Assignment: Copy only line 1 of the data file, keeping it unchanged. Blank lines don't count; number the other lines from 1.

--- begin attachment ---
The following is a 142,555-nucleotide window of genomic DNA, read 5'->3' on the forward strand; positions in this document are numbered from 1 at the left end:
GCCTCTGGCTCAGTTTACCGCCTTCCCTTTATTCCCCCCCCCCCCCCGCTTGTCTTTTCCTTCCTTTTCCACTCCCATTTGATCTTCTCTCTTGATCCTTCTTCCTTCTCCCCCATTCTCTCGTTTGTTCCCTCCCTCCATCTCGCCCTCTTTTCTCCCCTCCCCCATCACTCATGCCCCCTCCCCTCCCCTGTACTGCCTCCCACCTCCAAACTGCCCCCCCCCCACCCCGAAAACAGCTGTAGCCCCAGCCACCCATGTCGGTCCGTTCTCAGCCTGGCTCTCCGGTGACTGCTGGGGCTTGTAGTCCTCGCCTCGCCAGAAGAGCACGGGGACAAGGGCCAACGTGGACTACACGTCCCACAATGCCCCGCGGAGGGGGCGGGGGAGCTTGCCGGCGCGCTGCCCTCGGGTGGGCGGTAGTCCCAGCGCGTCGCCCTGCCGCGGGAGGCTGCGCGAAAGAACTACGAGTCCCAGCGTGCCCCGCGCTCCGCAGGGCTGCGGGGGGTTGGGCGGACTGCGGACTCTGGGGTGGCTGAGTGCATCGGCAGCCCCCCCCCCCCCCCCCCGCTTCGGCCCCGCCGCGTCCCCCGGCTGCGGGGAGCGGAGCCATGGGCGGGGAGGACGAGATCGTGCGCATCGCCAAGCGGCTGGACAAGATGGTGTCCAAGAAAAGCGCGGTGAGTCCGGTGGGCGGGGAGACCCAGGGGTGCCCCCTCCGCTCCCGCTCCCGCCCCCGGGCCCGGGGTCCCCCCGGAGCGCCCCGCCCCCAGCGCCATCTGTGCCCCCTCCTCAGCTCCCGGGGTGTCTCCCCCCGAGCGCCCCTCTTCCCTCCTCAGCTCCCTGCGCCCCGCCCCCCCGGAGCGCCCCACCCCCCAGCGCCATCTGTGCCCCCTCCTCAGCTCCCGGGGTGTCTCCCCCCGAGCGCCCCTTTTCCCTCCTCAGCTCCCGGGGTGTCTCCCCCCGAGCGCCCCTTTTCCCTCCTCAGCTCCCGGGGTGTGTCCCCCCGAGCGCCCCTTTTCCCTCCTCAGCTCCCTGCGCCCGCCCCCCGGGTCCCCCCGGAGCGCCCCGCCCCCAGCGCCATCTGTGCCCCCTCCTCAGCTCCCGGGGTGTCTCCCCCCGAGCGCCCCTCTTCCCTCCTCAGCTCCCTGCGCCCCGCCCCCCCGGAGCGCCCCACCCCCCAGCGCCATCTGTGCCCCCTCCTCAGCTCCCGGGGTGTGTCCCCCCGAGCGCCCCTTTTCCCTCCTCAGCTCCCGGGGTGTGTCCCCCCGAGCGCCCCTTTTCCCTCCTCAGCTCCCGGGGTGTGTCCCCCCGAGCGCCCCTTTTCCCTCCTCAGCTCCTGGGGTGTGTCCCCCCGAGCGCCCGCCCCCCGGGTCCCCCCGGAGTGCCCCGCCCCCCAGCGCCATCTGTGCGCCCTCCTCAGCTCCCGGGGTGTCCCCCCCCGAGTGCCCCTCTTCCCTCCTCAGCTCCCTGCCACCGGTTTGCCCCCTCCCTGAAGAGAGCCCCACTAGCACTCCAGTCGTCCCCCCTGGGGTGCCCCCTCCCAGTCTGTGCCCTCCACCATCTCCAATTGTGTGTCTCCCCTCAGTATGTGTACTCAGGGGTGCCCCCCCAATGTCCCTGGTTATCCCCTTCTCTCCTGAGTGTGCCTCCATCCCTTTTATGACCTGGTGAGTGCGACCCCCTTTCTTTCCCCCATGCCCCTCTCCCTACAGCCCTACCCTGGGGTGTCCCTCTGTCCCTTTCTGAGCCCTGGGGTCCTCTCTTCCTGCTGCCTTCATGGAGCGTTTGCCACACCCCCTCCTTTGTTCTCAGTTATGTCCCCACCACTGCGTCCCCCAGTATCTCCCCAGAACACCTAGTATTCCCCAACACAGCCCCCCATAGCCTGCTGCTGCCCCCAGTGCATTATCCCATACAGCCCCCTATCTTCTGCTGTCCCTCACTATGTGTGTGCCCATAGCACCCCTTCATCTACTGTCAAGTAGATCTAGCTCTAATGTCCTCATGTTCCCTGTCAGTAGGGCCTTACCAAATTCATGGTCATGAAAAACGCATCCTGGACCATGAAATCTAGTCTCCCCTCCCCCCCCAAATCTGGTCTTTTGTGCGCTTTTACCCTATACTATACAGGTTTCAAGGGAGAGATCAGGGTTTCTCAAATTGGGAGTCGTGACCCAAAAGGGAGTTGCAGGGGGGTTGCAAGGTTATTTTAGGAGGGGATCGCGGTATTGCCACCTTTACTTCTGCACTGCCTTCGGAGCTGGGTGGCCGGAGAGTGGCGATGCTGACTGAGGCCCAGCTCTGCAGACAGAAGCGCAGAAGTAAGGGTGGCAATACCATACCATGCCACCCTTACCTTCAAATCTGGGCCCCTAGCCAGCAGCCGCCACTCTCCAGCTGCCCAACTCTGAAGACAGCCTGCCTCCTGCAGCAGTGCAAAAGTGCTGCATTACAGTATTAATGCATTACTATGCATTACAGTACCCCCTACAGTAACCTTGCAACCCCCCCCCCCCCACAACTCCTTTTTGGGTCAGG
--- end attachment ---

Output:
The following is a 142,555-nucleotide window of genomic DNA, read 5'->3' on the forward strand; positions in this document are numbered from 1 at the left end: